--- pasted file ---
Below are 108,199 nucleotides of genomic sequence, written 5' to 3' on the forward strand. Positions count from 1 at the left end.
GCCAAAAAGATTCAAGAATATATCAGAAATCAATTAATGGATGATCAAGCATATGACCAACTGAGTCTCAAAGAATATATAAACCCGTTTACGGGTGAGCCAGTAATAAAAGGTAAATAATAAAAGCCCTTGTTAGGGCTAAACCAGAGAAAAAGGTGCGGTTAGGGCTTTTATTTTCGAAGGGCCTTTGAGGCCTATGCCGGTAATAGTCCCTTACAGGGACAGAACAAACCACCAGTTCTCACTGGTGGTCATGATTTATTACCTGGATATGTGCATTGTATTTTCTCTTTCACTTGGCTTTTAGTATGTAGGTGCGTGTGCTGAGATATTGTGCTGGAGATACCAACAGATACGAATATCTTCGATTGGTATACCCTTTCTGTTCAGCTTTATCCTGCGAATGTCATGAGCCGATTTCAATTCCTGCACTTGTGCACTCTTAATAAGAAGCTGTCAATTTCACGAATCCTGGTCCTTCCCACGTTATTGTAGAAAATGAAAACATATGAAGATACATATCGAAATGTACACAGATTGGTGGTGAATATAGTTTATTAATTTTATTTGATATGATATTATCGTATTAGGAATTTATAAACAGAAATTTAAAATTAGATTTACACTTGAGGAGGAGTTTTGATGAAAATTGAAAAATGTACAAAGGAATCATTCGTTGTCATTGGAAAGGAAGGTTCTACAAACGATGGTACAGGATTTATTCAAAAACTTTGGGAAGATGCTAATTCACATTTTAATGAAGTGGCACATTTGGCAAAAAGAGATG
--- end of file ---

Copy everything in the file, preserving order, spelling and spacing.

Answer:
Below are 108,199 nucleotides of genomic sequence, written 5' to 3' on the forward strand. Positions count from 1 at the left end.
GCCAAAAAGATTCAAGAATATATCAGAAATCAATTAATGGATGATCAAGCATATGACCAACTGAGTCTCAAAGAATATATAAACCCGTTTACGGGTGAGCCAGTAATAAAAGGTAAATAATAAAAGCCCTTGTTAGGGCTAAACCAGAGAAAAAGGTGCGGTTAGGGCTTTTATTTTCGAAGGGCCTTTGAGGCCTATGCCGGTAATAGTCCCTTACAGGGACAGAACAAACCACCAGTTCTCACTGGTGGTCATGATTTATTACCTGGATATGTGCATTGTATTTTCTCTTTCACTTGGCTTTTAGTATGTAGGTGCGTGTGCTGAGATATTGTGCTGGAGATACCAACAGATACGAATATCTTCGATTGGTATACCCTTTCTGTTCAGCTTTATCCTGCGAATGTCATGAGCCGATTTCAATTCCTGCACTTGTGCACTCTTAATAAGAAGCTGTCAATTTCACGAATCCTGGTCCTTCCCACGTTATTGTAGAAAATGAAAACATATGAAGATACATATCGAAATGTACACAGATTGGTGGTGAATATAGTTTATTAATTTTATTTGATATGATATTATCGTATTAGGAATTTATAAACAGAAATTTAAAATTAGATTTACACTTGAGGAGGAGTTTTGATGAAAATTGAAAAATGTACAAAGGAATCATTCGTTGTCATTGGAAAGGAAGGTTCTACAAACGATGGTACAGGATTTATTCAAAAACTTTGGGAAGATGCTAATTCACATTTTAATGAAGTGGCACATTTGGCAAAAAGAGATG